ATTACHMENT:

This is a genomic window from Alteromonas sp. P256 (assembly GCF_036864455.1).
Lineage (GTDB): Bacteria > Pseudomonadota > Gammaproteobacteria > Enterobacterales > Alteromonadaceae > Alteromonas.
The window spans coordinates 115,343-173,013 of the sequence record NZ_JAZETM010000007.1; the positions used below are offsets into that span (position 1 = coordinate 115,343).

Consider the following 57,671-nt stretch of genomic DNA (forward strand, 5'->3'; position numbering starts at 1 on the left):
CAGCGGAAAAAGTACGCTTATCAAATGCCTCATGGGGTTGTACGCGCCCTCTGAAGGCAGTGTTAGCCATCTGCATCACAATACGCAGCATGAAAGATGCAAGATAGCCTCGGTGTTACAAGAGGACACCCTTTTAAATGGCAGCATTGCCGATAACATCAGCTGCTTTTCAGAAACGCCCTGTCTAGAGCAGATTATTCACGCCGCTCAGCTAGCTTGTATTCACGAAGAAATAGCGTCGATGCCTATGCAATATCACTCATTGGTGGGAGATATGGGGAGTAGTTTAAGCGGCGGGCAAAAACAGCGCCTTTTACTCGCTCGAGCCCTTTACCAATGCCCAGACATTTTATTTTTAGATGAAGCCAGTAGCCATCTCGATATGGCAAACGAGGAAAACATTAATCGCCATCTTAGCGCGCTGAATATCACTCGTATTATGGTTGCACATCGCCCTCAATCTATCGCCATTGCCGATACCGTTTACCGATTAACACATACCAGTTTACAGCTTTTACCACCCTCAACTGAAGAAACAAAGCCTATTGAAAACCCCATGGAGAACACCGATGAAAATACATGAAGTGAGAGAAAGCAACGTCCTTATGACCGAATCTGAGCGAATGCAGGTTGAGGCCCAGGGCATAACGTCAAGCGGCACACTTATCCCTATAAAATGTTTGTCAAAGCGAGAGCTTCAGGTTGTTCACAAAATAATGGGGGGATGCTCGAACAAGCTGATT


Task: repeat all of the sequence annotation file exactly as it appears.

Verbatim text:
This is a genomic window from Alteromonas sp. P256 (assembly GCF_036864455.1).
Lineage (GTDB): Bacteria > Pseudomonadota > Gammaproteobacteria > Enterobacterales > Alteromonadaceae > Alteromonas.
The window spans coordinates 115,343-173,013 of the sequence record NZ_JAZETM010000007.1; the positions used below are offsets into that span (position 1 = coordinate 115,343).

Consider the following 57,671-nt stretch of genomic DNA (forward strand, 5'->3'; position numbering starts at 1 on the left):
CAGCGGAAAAAGTACGCTTATCAAATGCCTCATGGGGTTGTACGCGCCCTCTGAAGGCAGTGTTAGCCATCTGCATCACAATACGCAGCATGAAAGATGCAAGATAGCCTCGGTGTTACAAGAGGACACCCTTTTAAATGGCAGCATTGCCGATAACATCAGCTGCTTTTCAGAAACGCCCTGTCTAGAGCAGATTATTCACGCCGCTCAGCTAGCTTGTATTCACGAAGAAATAGCGTCGATGCCTATGCAATATCACTCATTGGTGGGAGATATGGGGAGTAGTTTAAGCGGCGGGCAAAAACAGCGCCTTTTACTCGCTCGAGCCCTTTACCAATGCCCAGACATTTTATTTTTAGATGAAGCCAGTAGCCATCTCGATATGGCAAACGAGGAAAACATTAATCGCCATCTTAGCGCGCTGAATATCACTCGTATTATGGTTGCACATCGCCCTCAATCTATCGCCATTGCCGATACCGTTTACCGATTAACACATACCAGTTTACAGCTTTTACCACCCTCAACTGAAGAAACAAAGCCTATTGAAAACCCCATGGAGAACACCGATGAAAATACATGAAGTGAGAGAAAGCAACGTCCTTATGACCGAATCTGAGCGAATGCAGGTTGAGGCCCAGGGCATAACGTCAAGCGGCACACTTATCCCTATAAAATGTTTGTCAAAGCGAGAGCTTCAGGTTGTTCACAAAATAATGGGGGGATGCTCGAACAAGCTGATT